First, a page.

Granted, I should have seen it coming. The first clue was Eva Longoria Parker’s unapologetic five-pound weight gain. (In her words: “I’m not pregnant, I’m just fat.”) Then, it was Kate Winslet proudly squeezing her curvy frame into skin-tight Hervé Léger. Finally, Kate Moss admitted to New York Magazine that she was wearing a bra for the first time after gaining a few pounds. Suddenly, being “fat” (translation: normal) isn’t such a big deal anymore.
The Sunday Times blames it on the recession:
“…only a few months ago, Madonna’s sinewy calves or Victoria Beckham’s angular collarbones seemed like bona-fide dinner-party conversation-starters. Now that we have some actual problems, debating some neurotic x-ray’s eating habits seems pointless, to say nothing of panicking about our own bodies. Clearly we had too little to worry about if “Is it gluten-free?” or “Should I eat carbs after 6pm?” were troubling questions. Who cares? Malnourished women aren’t interesting any more. They’re depressing.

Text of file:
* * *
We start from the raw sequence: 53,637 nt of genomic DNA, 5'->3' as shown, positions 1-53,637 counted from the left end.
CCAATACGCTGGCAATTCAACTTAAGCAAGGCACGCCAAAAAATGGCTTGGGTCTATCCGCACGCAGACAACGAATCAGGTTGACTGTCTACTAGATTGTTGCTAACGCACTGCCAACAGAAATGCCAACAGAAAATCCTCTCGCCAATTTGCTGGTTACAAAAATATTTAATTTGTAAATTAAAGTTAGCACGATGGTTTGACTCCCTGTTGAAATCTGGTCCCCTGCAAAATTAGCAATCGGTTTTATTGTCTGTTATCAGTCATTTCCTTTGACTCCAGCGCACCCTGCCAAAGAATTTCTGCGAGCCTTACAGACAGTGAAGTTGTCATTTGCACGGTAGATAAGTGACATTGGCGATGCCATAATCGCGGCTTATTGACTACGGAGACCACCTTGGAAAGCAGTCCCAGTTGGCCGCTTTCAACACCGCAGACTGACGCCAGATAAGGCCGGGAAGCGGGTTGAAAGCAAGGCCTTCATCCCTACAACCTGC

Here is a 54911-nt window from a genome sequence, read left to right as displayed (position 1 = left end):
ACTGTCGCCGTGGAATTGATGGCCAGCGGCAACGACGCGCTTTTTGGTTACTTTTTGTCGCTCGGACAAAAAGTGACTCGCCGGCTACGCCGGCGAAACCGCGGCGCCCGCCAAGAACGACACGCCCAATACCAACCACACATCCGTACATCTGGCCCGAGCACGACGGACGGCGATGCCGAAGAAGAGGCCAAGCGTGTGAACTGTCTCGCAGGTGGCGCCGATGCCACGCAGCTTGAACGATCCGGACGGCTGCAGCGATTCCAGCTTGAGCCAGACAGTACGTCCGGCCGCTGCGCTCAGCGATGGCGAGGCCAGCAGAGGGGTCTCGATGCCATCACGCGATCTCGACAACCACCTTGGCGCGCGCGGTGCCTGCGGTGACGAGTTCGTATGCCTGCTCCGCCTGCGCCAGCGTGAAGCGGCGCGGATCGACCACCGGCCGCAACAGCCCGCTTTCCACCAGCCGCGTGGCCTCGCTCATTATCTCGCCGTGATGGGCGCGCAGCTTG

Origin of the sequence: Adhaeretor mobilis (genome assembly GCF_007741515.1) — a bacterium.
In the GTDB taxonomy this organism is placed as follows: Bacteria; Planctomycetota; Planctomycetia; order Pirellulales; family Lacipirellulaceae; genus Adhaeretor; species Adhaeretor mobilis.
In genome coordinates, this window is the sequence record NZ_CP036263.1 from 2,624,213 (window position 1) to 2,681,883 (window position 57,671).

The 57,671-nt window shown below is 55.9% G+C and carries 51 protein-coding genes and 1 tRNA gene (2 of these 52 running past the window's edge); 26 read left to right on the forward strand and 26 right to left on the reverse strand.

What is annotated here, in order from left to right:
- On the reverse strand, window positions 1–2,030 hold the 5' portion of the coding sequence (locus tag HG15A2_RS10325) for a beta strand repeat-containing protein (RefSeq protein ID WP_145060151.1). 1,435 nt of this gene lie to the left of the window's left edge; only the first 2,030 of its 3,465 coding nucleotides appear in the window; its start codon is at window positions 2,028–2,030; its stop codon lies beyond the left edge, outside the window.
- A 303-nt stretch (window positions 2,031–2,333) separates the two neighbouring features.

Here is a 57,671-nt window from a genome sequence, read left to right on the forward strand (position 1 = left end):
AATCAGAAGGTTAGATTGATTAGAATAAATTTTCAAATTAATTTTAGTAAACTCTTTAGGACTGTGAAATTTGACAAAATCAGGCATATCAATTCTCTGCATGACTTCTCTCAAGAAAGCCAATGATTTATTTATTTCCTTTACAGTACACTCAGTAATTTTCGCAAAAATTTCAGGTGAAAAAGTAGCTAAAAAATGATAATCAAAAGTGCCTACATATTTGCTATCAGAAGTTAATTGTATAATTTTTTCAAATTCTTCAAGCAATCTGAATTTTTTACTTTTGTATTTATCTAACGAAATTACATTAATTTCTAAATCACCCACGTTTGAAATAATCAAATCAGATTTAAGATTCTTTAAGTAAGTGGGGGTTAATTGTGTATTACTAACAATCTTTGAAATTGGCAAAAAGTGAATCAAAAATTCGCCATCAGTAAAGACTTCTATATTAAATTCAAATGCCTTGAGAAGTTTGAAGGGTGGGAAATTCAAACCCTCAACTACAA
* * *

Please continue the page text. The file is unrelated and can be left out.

…Fat people, meanwhile, look better every day. Why? Because they look carefree. So heave a sigh of relief and let your gut out. Kate Moss might be “fat”, but it turns out she’s bang on trend, as ever.”
Finally, a fashion trend I can actually get behind. For years, I’ve been saying that unless you’re a supermodel—which is another word for genetic freak—you have a choice between your face and your rear. Not both. You can starve yourself and slave away at the gym to get perfectly sculpted buttocks, but that usually means your face will be a little on the gaunt side. Or, you can say to hell with it, eat what you want (in moderation, of course) and enjoy that extra bit of roundess that makes your face look younger and plumps out wrinkles.
I know which choice I’m making. And Kate Moss, apparently, agrees.